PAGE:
baby shower gift set

My dear friend Angela is expecting her first baby any minute now, and I was lucky enough to be home in Virginia for her shower a couple weeks ago.  About a month before the shower I started searching the web for gift ideas and settled on a nursing cover / burp cloth combo set.   (I'm not one for going completely off-registry, so Jared and I also got her the breast pump and pump car charger she'd been wanting... yes I know, a bit of an accidentally awkward theme gift.)  Angela doesn't know if she's having a boy or girl (I'm in awe of her will power), and I had a stash of Amy Butler's Morning Glory fabric so... voila:

The nursing cover tutorial couldn't have been easier.  As you can see I opted to use one fabric (I also skipped the optional pocket.. shhhhh.)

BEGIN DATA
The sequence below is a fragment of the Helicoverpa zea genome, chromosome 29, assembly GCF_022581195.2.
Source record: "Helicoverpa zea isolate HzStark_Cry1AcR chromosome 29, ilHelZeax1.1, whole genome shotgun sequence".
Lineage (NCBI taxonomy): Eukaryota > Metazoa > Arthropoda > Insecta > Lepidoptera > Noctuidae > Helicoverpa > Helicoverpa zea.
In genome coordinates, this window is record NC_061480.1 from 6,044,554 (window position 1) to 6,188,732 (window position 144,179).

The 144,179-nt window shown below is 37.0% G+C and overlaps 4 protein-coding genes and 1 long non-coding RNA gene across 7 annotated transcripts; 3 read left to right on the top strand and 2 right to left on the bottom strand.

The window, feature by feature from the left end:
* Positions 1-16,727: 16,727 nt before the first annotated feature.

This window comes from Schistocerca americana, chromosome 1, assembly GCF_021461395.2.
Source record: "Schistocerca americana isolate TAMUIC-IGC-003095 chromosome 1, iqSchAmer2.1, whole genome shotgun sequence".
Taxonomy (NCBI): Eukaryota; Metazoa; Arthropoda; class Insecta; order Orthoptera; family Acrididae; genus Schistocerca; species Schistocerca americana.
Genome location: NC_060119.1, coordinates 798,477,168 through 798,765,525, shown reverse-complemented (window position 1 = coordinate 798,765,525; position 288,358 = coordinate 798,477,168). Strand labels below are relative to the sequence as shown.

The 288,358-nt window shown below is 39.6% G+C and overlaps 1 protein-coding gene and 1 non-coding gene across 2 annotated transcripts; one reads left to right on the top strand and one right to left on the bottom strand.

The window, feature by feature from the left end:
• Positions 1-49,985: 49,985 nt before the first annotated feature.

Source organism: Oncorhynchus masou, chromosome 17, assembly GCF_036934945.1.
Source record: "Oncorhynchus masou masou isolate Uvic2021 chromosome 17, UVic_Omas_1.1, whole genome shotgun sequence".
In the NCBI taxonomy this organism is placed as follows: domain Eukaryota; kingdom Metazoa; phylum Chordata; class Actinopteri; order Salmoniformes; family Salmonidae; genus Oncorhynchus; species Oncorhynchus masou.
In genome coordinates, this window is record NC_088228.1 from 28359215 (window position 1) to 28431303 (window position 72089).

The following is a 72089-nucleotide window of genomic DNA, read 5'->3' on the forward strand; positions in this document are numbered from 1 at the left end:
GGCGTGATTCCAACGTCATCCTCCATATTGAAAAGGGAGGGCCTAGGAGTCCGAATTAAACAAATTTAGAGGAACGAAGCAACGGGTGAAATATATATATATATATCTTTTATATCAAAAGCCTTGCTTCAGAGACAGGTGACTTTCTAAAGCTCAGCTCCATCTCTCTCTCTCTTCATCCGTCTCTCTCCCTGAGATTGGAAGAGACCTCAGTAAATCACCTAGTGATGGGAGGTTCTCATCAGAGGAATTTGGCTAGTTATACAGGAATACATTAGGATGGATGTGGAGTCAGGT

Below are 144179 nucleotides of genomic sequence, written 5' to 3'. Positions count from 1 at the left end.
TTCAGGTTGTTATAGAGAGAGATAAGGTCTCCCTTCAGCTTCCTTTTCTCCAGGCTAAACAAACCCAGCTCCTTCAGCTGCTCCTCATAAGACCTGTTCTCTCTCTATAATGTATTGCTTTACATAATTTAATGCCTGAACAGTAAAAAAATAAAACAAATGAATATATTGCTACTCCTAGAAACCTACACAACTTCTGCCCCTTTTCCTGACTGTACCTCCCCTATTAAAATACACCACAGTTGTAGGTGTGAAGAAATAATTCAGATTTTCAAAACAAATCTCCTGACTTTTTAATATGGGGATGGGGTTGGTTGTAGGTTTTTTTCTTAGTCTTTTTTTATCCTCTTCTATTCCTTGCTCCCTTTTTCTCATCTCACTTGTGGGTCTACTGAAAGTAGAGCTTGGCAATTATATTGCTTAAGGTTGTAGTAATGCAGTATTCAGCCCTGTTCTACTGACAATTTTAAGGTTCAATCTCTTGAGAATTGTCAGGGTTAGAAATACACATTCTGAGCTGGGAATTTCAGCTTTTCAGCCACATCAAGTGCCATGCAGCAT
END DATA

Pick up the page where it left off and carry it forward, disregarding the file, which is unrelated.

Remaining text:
I went a little off-tutorial for the burp cloths, though not intentionally.  The tutorial makes it very clear that you should cut your fabric to the size of each pre-washed cloth diaper, as each one is different and very rarely 18" long.  So what did I do?  I cut each strip 18" inches long!  Brilliant.  I didn't have enough fabric left over to cut new strips, so I added the ribbon trim to the top and bottom of the strips (instead of down the sides) to hide the shortages.  They still look pretty cute, though.  Right?  (Yes, in my humble-completely-biased-opinion.)

I added a very special little touch to this gift set...

...but more on that later.  :)

Amy Butler's Wide-Leg Lounge Pants... finally!

I've been wanting to make Amy Butler's Wide-Leg Lounge Pants ever since I got In Stitches. They might actually be the reason I got the book in the first place. So along with the gifts for Lindsey and David, I threw the lounge pants onto my Christmas craft list.  For the primary fabric I chose Midwest Modern 2 Happy Dots in Ice, and for the cuff I chose Belle Kashmir in duck egg.  (Thank you, Amy Butler, for making your fabric collections coordinate so nicely with one another!) The pattern was easy enough to follow, though I varied from the instructions a bit: